1752 - Benjamin Franklin flew a kite with a metal key tied to the string during a thunderstorm to prove that lightning was electric.

1800s - Italian scientist Alessandro Volta created the first electric cell battery by soaking paper in salt water, placing zinc and copper on opposite sides of the paper and examining the electric current produced in the chemical reaction.

English scientists William Nicholson and Sir Anthony Carlisle discovered that applying electric current to water produced hydrogen and oxygen gases. This process was later termed “electrolysis.”

English scientist Michael Faraday discovered that an electric current could be created by passing a magnet through a copper wire.

1838 - The fuel cell effect, combining hydrogen and oxygen gases to produce water and an electric current, was discovered by Swiss chemist Christian Friedrich Schoenbein.

1876 - William Grylls Adams and Richard Evans Day discovered that selenium produces electricity when exposed to light. Although selenium solar cells fail to convert enough sunlight to power electrical equipment, they prove that a solid material can change light into electricity without heat or moving parts.

1879 - American inventor Thomas Edison produced a reliable, long-lasting electric light bulb in his laboratory.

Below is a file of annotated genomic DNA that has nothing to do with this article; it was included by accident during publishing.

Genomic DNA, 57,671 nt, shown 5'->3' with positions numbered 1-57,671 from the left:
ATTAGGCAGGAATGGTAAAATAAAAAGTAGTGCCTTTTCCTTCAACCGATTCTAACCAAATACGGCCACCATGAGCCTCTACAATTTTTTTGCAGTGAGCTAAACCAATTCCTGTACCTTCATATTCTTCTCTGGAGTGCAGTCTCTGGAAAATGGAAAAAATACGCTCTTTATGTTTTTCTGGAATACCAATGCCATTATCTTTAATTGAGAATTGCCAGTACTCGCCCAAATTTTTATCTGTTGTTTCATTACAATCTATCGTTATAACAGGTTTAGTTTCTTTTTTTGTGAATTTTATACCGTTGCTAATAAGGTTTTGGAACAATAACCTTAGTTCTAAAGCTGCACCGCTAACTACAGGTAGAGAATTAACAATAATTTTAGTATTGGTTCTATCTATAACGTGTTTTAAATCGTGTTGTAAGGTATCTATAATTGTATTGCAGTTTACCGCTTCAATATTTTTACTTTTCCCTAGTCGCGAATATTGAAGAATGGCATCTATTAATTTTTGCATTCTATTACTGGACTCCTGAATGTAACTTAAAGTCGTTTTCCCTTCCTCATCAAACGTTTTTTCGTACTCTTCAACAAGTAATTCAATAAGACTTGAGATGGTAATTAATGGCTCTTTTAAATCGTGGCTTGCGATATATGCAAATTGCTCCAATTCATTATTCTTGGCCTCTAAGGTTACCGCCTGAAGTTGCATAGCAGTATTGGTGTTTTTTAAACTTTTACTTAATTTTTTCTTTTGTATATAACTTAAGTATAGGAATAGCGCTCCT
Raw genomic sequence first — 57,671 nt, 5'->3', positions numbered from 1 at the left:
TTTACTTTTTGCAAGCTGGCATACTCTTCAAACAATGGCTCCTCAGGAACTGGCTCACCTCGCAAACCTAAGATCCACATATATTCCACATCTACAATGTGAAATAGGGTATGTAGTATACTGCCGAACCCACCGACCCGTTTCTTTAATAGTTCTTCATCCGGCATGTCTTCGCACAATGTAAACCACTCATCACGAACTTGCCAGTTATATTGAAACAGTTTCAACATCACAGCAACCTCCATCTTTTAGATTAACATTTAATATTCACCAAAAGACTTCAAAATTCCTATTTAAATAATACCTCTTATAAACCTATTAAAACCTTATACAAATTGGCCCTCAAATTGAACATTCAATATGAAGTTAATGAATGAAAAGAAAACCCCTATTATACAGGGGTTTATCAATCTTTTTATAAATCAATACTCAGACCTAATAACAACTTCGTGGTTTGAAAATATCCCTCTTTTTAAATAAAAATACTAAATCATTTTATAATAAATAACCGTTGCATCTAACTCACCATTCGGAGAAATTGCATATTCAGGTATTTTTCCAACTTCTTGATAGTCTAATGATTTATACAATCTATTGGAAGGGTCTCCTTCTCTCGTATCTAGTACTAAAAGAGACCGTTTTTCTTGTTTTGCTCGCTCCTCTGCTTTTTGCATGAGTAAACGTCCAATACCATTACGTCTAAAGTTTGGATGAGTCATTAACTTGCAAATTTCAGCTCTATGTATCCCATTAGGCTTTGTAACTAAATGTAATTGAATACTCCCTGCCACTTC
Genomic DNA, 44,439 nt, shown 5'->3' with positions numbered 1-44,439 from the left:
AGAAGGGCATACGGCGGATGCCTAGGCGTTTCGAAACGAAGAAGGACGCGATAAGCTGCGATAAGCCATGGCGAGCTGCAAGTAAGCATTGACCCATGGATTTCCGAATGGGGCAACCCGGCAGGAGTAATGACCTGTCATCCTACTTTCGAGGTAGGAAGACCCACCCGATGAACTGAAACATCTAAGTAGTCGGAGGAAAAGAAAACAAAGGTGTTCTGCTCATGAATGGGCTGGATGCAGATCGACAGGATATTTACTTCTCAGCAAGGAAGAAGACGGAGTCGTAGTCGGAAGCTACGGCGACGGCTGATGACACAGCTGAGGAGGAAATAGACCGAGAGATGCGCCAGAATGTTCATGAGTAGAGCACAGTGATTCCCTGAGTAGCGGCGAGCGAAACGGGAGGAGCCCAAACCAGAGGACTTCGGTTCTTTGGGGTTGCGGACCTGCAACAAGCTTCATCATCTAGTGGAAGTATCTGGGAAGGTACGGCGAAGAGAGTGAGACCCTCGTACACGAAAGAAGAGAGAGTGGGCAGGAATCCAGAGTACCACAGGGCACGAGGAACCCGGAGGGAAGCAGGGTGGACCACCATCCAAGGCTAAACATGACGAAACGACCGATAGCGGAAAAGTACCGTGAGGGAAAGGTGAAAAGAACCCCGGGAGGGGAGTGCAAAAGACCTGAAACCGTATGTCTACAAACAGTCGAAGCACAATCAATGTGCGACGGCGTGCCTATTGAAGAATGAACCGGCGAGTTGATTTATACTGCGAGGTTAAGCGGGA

1880 - By the end of the 1880s, small electrical stations based on Edison’s designs were in a number of UScities. But each station was able to power only a few city blocks.

In the late-1800s, Nikola Tesla created the transformer to transport electricity over long distances. Tesla’s inventions brought electricity to light the inside of our homes and to power industrial machines.

1882 - Thomas Edison built the first practical coal-fired electric generating station, supplying electricity to some residents of New York City using a direct current (DC) system.

1886 - About 45 water-powered electric plants were open in the US and Canada.

1887 - Heinrich Hertz discovered that ultraviolet light alters the lowest voltage capable of causing a spark to jump between two metal electrodes.

1895 - Using the newly discovered alternating current (AC) power system, George Westinghouse opened the first major power plant at Niagara Falls. This AC plant could transport electricity more than 200 miles.